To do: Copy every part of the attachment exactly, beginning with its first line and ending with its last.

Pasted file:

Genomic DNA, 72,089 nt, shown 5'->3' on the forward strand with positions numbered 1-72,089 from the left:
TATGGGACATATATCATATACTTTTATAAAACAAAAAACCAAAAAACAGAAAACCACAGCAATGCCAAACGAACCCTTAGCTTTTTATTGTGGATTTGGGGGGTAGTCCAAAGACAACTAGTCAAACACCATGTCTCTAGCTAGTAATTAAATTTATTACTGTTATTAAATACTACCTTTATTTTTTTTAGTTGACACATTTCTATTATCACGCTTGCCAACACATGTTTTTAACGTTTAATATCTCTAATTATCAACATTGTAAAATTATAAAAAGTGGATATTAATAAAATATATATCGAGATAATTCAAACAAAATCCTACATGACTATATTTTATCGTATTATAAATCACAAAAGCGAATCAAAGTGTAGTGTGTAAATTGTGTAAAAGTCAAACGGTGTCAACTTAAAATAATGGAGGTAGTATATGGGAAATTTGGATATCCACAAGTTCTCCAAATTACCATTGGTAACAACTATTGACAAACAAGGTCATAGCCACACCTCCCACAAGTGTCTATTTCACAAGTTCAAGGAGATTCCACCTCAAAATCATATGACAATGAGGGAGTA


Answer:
Genomic DNA, 72,089 nt, shown 5'->3' on the forward strand with positions numbered 1-72,089 from the left:
TATGGGACATATATCATATACTTTTATAAAACAAAAAACCAAAAAACAGAAAACCACAGCAATGCCAAACGAACCCTTAGCTTTTTATTGTGGATTTGGGGGGTAGTCCAAAGACAACTAGTCAAACACCATGTCTCTAGCTAGTAATTAAATTTATTACTGTTATTAAATACTACCTTTATTTTTTTTAGTTGACACATTTCTATTATCACGCTTGCCAACACATGTTTTTAACGTTTAATATCTCTAATTATCAACATTGTAAAATTATAAAAAGTGGATATTAATAAAATATATATCGAGATAATTCAAACAAAATCCTACATGACTATATTTTATCGTATTATAAATCACAAAAGCGAATCAAAGTGTAGTGTGTAAATTGTGTAAAAGTCAAACGGTGTCAACTTAAAATAATGGAGGTAGTATATGGGAAATTTGGATATCCACAAGTTCTCCAAATTACCATTGGTAACAACTATTGACAAACAAGGTCATAGCCACACCTCCCACAAGTGTCTATTTCACAAGTTCAAGGAGATTCCACCTCAAAATCATATGACAATGAGGGAGTA